The power to create money is one of the greatest powers in the world, second only to use of physical, military force. It could be argued that money creation is even more powerful, because it occurs all day, every day, in manner so mundane as to attract nearly no attention. If the US government, for example, sent Marines to point guns at bankers, mortgage brokers, builders, contractors, and construction workers, and ordered them to build 1000 new houses, the American public would rightly be horrified. But when the quasi-governmental banking system lends money into existence for mortgages (FDIC insured banks), the government insures billions of dollars of mortgages from failure (FHA/VA/FCA), then packages mortgages into securities (Fannie/Freddie), and then buys these securities (Federal Reserve), all of which has roughly the same effect as the previously described militaristic scenario, no controversy is stirred. The same public purpose was achieved, but with totally different means.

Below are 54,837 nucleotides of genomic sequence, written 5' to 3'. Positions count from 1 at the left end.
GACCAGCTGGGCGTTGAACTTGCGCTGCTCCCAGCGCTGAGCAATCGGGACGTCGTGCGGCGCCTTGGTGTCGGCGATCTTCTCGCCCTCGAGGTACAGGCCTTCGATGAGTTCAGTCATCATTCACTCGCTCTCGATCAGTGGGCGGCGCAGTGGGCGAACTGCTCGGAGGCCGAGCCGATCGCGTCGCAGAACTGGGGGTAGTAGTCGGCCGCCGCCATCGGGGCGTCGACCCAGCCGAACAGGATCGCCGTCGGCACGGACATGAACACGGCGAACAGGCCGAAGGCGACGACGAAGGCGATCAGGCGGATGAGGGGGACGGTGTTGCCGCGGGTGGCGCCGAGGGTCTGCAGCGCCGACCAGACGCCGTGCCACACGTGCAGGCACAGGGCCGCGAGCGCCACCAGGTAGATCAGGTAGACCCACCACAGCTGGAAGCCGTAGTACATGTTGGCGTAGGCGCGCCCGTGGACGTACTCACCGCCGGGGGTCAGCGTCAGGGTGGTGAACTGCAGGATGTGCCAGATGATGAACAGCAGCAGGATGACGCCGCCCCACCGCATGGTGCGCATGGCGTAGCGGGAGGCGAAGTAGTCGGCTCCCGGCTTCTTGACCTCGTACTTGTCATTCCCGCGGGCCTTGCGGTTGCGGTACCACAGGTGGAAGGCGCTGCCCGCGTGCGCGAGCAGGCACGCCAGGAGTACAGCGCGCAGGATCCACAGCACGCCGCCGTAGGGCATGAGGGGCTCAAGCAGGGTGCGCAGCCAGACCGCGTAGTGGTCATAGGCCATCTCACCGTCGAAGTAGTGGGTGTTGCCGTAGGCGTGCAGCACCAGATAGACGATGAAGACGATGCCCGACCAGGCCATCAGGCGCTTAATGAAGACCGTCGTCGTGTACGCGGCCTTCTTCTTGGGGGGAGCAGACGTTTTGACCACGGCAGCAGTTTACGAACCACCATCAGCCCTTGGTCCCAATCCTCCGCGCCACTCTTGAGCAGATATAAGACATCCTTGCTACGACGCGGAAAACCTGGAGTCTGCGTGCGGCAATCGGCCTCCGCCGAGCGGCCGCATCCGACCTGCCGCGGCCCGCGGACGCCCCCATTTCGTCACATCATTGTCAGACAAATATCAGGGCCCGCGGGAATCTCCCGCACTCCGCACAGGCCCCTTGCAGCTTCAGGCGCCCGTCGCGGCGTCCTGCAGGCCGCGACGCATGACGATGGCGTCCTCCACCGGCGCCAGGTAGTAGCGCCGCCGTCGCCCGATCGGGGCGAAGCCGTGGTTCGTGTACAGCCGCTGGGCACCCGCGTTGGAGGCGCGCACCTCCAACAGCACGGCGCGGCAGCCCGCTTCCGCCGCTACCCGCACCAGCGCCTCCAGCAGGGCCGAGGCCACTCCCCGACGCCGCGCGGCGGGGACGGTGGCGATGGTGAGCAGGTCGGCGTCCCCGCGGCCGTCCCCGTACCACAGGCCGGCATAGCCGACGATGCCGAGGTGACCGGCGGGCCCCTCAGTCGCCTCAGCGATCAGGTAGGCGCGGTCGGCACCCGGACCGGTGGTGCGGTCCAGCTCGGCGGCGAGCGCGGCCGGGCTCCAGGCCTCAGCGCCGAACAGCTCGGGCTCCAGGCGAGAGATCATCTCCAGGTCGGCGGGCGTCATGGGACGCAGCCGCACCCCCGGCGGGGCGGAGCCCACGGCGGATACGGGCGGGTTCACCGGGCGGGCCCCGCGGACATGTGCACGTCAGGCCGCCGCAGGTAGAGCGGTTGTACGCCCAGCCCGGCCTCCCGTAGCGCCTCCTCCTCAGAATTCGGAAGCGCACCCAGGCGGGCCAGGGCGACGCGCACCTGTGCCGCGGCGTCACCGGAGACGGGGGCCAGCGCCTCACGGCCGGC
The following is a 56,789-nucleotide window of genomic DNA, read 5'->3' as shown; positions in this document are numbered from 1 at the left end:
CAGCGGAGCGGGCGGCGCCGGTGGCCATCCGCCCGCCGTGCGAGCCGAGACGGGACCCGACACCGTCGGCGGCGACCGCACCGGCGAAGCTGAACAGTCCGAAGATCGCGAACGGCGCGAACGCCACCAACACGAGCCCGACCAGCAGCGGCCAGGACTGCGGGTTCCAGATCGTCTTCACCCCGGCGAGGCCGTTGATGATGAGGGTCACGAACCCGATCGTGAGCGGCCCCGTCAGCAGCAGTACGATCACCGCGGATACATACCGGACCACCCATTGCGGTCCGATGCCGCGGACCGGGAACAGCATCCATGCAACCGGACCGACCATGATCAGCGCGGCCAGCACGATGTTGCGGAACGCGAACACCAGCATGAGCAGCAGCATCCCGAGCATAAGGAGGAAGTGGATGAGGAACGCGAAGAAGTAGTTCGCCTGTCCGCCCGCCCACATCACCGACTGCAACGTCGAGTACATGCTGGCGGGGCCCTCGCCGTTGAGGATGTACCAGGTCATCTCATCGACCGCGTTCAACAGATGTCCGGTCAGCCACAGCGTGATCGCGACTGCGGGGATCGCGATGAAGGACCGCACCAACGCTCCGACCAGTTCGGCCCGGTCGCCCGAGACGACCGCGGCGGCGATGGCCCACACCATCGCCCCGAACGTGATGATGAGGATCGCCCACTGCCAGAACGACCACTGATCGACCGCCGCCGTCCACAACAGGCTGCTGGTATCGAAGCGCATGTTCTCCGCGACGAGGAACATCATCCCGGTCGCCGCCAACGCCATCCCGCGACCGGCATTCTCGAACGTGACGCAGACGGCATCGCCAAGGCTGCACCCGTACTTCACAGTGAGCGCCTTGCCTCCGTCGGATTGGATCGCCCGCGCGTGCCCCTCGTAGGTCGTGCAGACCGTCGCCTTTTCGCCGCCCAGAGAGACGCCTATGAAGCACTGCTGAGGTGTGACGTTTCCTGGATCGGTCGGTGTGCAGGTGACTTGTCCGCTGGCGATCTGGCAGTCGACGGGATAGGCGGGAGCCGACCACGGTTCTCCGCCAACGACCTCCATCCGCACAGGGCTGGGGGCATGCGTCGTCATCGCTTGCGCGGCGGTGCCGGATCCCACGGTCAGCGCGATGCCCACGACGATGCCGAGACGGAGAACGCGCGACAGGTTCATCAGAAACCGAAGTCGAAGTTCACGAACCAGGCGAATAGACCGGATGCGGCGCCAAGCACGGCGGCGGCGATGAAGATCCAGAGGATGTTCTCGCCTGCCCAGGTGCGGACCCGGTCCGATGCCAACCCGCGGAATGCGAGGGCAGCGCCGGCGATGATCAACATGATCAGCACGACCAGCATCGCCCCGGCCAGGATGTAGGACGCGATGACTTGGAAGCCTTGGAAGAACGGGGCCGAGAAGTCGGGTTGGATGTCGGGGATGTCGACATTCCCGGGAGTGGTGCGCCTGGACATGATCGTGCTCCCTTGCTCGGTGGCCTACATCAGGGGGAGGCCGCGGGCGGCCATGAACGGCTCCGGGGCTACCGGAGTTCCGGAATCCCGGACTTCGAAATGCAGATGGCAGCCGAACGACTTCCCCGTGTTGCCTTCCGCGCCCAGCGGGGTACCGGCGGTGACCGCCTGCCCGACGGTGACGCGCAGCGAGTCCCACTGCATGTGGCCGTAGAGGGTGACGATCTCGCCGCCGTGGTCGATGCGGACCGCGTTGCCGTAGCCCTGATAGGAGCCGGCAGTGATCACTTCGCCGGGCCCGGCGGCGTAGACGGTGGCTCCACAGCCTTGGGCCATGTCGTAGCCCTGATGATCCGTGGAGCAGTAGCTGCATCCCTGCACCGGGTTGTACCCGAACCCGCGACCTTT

So instead of provisioning Americans with housing with use of physical force, the government supports the current monetary system in all its complex machinations. From a purely macro point of view, if power is defined as the ability to deploy real resources for a desired purpose, then both physical force and money issuance are forms of power.

Of course, I don’t mean to suggest that the government should use physical coercion to deploy the nation’s resources. Our current financial arrangements have the capability of doing this peacefully and somewhat efficiently, although improvements obviously need to be made. The first, and biggest step toward making these improvements is educating the public about how the nature of modern money and how the banking system accurately works, so voters can make informed decisions about the policy decisions that their elected officials make in this space. 

Wednesday, November 4, 2015

The Missing Link on Gun Violence